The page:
It’s 1919 and Sam Wyndham, a Scotland Yard policeman who had a traumatic time in the trenches in WWI and then lost his wife to the peacetime influenza, has been recruited to join the police in Calcutta. He is thrown straight into the deep end when a senior civil servant is found murdered. Efforts to prevent him learning the truth and direct his investigation into channels acceptable to the authorities come right from the top.
Abir Mukherjee paints what I’m sure is an accurate picture of the British in the Raj with their snobbery, violence towards the natives, cupidity and indifference to justice and fair dealing. The book is carefully plotted. And yet I feel able to grant it only three stars. There are signs here of a great deal of promise and I shall certainly want to read Mukherjee’s next book in the series, but it isn’t possible to ignore the shortcomings of A Rising Man. The characterisation is thin – the main characters are more than cardboard cutouts, but not much more – and Mukherjee relies too much on the Deus ex Machina; long-standing readers of detective fiction have become tired of the hunch that tells the detective what the answer to the mystery must be. We demand more than that, and Mukherjee does not – yet – deliver it.
It’ll make a good TV series, though, and I’m sure someone is working on that right now.
My latest book, How To Make Money As A Freelance Writer, has been nicely received:
“In essence, this book is like being taken to the school gate, but not inside. Lynch has put the satchel with all the necessary gear on your back. . .the onus is upon you to get on and act upon it.”
— Rosalind Minett
“There is enough information in this book to set any potential freelancer on their way if they follow the steps outlined.”
— Martin Brown
That’s exactly what I wanted to write: a book that says,
- This is what you do
- This is how you do it
- This is what can happen if you don’t.
A practical guide for practical people.
There’s a Kindle version and the paperback is carried by Gardner’s in the UK and Ingram Spark everywhere else, so you can get it at your local bookshop – but you can also get the paperback from me at a special price (£5 instead of £7) from now till 21st May. Just go here and enter the code “may offer” at checkout
My heart bleeds for the Syrian children Cameron has agreed to take into Britain. These children will be in the care of local authorities. They’ll be “in care,” and if there’s one thing that children in care rarely experience, it’s care.
When I wrote Zappa’s Mam’s a Slapper, my hero, Billy, survived his time in care and went on to triumph. I wasn’t writing out of ignorance. There are successes among children who’ve been in care; some have been public figures and some you may know personally. For every success – for every Billy – there are hundreds failed by the system.
Don’t blame the social workers; social work departments are underfunded and understaffed, and they can’t win because they are damned if they do and damned if they don’t. That goes double for care homes. It wasn’t a social worker who showed Billy the way out – it rarely is. In his case, it was a teacher. I could (though I won’t) name the real-life teacher I based Miss Taggart on. As Billy himself says when someone fails to understand his background, ‘I was lucky. More lucky than you can ever imagine.’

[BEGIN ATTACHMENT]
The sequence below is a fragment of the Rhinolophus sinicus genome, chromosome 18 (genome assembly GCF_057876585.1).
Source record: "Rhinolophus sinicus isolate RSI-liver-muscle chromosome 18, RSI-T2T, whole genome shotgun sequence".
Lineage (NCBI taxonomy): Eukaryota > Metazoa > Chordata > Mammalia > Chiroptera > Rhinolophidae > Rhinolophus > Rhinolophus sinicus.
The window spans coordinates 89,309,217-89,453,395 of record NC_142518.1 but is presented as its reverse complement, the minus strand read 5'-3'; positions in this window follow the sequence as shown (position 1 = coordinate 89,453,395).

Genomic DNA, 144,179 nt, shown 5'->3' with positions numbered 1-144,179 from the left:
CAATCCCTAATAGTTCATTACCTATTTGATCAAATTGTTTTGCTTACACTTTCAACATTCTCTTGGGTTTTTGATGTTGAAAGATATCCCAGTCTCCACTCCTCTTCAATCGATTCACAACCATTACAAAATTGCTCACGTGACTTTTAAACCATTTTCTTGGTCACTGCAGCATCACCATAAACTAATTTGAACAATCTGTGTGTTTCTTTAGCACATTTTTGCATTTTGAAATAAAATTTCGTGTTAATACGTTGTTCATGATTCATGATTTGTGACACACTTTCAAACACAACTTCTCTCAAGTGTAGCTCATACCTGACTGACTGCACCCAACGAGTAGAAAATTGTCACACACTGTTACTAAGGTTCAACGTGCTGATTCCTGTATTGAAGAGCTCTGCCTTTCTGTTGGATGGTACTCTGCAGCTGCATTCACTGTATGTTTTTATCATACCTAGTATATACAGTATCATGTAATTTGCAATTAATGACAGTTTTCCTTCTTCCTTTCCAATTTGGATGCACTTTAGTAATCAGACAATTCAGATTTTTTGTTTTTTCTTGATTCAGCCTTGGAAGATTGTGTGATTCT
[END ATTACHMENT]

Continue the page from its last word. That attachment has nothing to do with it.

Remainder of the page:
In a few years time, I don’t doubt that we’ll hear a few – a very few – heart-warming stories about people who arrived here as child refugees and have made their mark in broadcasting or the arts or some other field. We’ll also, if we can be bothered to listen, hear about hundreds of others: the girls who are on the street and the boys who are doing drugs and thieving. Weep for them. They’ll have received an inadequate education which will have fitted them for no other form of life. Just like the innumerable products of care we have on the streets and in the prisons today.
If you imagine that many of these children are going to be adopted, you don’t (and I speak as the father of adopted children) know much about adoption in this country. If you think that, after the initial well-publicised burst of activity, the care system is going to be adapted to suit their needs you don’t know much about that, either.
It will end in tears, and the children will be the ones crying them. And what will we hear then from the virtue signallers and the self-promoters and the politicians? Nothing. Not a damn thing.
Two women who have never met each other before and never will again exchange glances one fraught morning in wartime Rome. Wordlessly, they make a pact concerning the seven-year-old son of one of them. This book is the working out of the results of that pact.
Today is the 30th of April, I finished the book last night, there are two thirds of the year still to go and I cannot believe that in all that time I will read a better book than this one, or one that gives me more enjoyment. Virginia Bailey is a wonderful writer and she has gone to the very heart of this story. The characters live and breathe in every sentence, the events are totally believable, and anyone who by the final page is not utterly absorbed is an oaf who should never be allowed to open another novel.
It is only looking back that I see (through my tears) how brilliantly done the complex structure is. Very few writers make it onto my list – that special list that says “You must read everything this author writes.” Virginia Bailey strolled onto it with ease.
Return To Reviews Of Other Writers’ Books